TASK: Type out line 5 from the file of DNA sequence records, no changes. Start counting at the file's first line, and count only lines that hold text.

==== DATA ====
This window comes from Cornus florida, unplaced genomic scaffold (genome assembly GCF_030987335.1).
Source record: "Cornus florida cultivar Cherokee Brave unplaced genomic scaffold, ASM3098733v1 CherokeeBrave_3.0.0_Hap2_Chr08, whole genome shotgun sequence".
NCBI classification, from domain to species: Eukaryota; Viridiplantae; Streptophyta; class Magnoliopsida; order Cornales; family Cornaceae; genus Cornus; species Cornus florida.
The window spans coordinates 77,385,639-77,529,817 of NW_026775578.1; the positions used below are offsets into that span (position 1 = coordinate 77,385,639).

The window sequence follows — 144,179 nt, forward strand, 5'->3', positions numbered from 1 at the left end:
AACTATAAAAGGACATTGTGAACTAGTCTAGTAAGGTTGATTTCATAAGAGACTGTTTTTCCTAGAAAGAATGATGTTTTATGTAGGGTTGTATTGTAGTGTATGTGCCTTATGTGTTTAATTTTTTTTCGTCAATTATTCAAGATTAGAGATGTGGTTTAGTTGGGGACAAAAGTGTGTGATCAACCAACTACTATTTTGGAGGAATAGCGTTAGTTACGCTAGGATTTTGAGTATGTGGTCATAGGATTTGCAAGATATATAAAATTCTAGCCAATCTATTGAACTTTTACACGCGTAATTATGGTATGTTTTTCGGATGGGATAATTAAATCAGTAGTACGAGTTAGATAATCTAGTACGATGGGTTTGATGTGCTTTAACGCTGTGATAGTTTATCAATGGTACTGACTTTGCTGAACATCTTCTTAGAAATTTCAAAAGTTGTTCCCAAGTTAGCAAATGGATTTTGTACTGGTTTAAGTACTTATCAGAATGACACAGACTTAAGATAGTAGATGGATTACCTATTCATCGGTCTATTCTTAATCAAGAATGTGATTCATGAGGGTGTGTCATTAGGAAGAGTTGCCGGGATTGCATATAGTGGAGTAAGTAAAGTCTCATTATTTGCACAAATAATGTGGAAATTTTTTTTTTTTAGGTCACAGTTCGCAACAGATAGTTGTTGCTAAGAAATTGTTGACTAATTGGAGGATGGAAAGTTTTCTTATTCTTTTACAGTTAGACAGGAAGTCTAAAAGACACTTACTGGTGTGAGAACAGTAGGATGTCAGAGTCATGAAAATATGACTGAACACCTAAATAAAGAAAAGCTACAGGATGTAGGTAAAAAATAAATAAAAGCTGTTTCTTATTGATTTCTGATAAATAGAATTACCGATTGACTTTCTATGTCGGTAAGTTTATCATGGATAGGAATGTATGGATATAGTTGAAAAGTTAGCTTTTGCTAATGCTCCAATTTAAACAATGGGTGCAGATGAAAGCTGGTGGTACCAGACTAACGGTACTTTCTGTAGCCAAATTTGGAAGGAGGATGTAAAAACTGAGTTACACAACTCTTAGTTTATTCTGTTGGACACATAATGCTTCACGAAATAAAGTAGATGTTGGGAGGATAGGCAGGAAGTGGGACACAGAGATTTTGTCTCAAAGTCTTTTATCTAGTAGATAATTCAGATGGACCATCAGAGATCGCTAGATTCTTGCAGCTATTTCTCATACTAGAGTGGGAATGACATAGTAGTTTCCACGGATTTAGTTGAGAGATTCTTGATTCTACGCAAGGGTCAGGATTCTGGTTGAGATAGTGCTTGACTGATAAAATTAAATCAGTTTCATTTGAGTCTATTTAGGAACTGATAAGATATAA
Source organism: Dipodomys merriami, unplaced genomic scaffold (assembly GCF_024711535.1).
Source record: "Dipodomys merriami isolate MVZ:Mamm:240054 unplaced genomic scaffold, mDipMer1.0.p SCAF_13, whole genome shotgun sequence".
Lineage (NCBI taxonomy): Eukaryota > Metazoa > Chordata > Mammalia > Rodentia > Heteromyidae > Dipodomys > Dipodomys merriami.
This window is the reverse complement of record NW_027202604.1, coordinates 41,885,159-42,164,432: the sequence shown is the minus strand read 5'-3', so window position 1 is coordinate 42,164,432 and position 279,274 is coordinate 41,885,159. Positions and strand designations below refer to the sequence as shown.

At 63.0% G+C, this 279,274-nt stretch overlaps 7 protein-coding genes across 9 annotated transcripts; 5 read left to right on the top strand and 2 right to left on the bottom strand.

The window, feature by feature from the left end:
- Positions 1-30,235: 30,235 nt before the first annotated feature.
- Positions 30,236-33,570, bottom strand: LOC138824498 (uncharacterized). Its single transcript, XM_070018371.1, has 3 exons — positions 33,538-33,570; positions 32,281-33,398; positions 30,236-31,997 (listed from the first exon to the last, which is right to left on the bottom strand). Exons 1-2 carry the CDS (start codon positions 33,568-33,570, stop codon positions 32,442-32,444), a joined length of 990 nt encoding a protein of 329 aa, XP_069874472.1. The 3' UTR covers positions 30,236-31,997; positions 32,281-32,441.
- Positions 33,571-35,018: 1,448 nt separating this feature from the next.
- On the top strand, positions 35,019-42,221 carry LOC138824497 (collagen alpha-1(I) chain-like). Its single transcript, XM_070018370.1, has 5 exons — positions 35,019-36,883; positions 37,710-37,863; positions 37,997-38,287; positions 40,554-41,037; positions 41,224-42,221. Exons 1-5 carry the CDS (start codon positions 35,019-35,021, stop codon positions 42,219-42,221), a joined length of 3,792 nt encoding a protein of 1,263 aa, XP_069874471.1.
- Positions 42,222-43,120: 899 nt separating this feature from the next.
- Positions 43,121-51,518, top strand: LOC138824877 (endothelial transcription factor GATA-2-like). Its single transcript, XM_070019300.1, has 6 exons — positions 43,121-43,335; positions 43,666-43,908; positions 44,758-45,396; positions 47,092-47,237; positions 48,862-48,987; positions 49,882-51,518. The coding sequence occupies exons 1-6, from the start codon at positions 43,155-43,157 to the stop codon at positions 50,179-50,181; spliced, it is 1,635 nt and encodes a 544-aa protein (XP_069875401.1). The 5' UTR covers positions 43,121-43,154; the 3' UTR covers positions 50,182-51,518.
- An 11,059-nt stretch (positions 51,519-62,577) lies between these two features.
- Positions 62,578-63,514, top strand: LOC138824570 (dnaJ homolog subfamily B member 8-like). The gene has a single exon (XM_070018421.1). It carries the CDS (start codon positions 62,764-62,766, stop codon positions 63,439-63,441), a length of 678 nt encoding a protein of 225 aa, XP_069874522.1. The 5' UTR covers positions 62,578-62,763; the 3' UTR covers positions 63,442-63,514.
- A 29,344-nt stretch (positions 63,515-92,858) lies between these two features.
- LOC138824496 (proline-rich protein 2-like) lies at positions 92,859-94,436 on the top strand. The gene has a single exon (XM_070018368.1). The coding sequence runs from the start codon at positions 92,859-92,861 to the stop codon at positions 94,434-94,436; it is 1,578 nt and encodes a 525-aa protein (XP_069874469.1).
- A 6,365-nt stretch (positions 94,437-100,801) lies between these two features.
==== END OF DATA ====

The window sequence follows — 144,179 nt, forward strand, 5'->3', positions numbered from 1 at the left end: